In 2015, the National AIDS Memorial and the HIV Story Project launched a multi-year AIDS oral history project titled ‘Surviving Voices’ to ensure that stories and lessons of the epidemic are captured, curated, and retained for future generations. Although steeped in tragedy and prejudice, the story of AIDS is rich in relentless determination, and powerful in its success; a story with abundant lessons for current and future generations as they confront their own social justice challenges. From the first recognized cases in 1981 to now, AIDS is a story of communities, consciousness raising, hope, and determination. Through years of denial and avoidance by government and society to the anxious realization that the epidemic was out of control, communities gained their voices, expressed their outrage, and took action. AIDS is an inspiring social justice story that will empower marginalized communities for generations to come.
Women & AIDS
In 2017, Surviving Voices focused on women and HIV/AIDS. This diverse collection of videos is not limited to testimonies of HIV-positive women and the unique challenges they face, but also includes those of other women who have made significant contributions to the fight against AIDS as caregivers, nurses, doctors, scientists, advocates, and activists (“responders”).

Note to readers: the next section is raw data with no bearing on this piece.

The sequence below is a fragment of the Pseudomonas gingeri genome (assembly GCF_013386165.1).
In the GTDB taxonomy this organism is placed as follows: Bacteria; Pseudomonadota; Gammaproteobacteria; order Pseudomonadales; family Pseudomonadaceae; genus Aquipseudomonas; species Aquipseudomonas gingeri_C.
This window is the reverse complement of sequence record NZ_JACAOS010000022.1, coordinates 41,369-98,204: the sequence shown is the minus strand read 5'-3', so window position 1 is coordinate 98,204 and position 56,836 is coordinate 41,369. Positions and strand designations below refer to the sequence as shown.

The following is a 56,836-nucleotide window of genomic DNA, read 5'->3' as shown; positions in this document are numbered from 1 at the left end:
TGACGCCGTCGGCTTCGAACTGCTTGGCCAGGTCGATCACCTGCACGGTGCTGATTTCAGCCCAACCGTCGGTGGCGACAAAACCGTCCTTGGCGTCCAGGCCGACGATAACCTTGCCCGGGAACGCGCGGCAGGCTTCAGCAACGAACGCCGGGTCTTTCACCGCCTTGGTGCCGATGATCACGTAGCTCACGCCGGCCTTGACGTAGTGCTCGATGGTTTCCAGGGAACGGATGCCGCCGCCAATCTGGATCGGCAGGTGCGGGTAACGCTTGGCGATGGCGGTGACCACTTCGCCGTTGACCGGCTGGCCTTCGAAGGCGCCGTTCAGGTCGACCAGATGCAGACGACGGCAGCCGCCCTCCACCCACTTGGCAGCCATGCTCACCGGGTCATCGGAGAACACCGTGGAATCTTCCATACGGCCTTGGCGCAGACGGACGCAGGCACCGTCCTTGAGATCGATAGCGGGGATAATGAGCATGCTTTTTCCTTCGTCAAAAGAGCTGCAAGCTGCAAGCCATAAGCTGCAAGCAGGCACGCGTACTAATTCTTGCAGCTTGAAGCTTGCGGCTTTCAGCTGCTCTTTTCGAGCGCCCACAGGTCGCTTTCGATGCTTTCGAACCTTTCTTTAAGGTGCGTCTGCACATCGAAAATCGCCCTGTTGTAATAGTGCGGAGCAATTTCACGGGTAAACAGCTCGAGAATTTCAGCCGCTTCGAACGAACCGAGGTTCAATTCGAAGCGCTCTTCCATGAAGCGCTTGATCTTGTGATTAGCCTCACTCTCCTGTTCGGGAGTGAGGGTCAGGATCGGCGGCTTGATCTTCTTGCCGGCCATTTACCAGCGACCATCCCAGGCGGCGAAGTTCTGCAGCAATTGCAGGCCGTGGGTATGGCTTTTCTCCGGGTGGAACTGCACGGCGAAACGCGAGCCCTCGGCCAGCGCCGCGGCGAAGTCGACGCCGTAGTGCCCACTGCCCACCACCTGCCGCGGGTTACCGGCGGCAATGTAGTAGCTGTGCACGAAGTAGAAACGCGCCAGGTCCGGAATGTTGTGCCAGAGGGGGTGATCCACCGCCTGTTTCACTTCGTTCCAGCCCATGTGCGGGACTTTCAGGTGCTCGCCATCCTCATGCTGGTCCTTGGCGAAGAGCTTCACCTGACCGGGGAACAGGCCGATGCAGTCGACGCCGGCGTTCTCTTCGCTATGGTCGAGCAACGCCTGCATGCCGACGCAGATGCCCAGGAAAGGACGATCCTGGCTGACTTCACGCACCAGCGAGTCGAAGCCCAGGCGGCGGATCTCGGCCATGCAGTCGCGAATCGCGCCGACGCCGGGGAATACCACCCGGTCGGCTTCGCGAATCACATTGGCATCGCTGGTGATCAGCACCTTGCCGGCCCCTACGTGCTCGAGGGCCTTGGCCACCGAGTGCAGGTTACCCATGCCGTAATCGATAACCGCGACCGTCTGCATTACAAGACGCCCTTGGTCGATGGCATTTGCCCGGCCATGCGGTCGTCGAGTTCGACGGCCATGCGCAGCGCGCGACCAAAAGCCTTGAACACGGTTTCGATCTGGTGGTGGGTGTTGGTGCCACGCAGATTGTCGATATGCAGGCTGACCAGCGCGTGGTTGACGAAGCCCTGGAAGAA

The National Hemophilia Community & AIDS
In 2016, we captured stories from the national Hemophiliac Community, 50% of which perished between 1980 – 2010 due to a tainted blood supply. Below are interviews with 17 individuals who were central to the hemophiliac experience with HIV/AIDS.
The San Francisco Leather Community & AIDS
The following are interviews with members of San Francisco’s Leather Community, who acted as “first responders” to the crisis. San Francisco’s Leather Community was the focus of our oral history work in 2015.
For more interviews of the San Francisco Leather Community, please click here to visit HIV Story Project’s YouTube channel.